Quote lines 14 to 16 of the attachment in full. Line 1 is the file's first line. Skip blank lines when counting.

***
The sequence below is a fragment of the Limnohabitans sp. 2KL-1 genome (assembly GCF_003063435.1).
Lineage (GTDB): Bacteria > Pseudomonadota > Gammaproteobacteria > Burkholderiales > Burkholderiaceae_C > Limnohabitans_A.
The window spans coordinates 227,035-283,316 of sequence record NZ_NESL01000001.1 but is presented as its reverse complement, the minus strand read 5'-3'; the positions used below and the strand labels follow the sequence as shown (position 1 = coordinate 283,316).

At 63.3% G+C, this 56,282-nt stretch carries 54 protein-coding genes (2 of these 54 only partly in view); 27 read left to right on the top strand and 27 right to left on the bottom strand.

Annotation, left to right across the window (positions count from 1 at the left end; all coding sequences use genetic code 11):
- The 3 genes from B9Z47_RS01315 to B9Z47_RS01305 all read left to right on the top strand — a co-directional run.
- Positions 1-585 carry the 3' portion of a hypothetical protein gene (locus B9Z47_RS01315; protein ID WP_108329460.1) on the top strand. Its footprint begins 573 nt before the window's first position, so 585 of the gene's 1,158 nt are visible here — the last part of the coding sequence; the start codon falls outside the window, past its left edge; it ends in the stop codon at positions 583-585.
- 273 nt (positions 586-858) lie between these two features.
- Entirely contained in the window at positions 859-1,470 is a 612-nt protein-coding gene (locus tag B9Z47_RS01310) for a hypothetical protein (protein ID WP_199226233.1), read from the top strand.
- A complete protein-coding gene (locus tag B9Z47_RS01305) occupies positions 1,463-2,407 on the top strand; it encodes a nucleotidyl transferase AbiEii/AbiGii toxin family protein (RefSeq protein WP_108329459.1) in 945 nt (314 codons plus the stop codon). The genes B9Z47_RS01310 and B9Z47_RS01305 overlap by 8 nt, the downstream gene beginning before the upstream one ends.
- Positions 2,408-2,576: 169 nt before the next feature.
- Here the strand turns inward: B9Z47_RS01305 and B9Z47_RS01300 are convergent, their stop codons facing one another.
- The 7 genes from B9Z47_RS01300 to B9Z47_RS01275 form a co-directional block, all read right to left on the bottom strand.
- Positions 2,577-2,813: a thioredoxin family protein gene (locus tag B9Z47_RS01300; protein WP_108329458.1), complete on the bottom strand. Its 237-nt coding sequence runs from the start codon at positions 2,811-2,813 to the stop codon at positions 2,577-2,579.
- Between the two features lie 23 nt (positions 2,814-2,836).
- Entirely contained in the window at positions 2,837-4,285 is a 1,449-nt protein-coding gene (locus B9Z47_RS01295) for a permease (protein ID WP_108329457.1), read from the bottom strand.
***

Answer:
- Positions 2,577-2,813: a thioredoxin family protein gene (locus tag B9Z47_RS01300; protein WP_108329458.1), complete on the bottom strand. Its 237-nt coding sequence runs from the start codon at positions 2,811-2,813 to the stop codon at positions 2,577-2,579.
- Between the two features lie 23 nt (positions 2,814-2,836).
- Entirely contained in the window at positions 2,837-4,285 is a 1,449-nt protein-coding gene (locus B9Z47_RS01295) for a permease (protein ID WP_108329457.1), read from the bottom strand.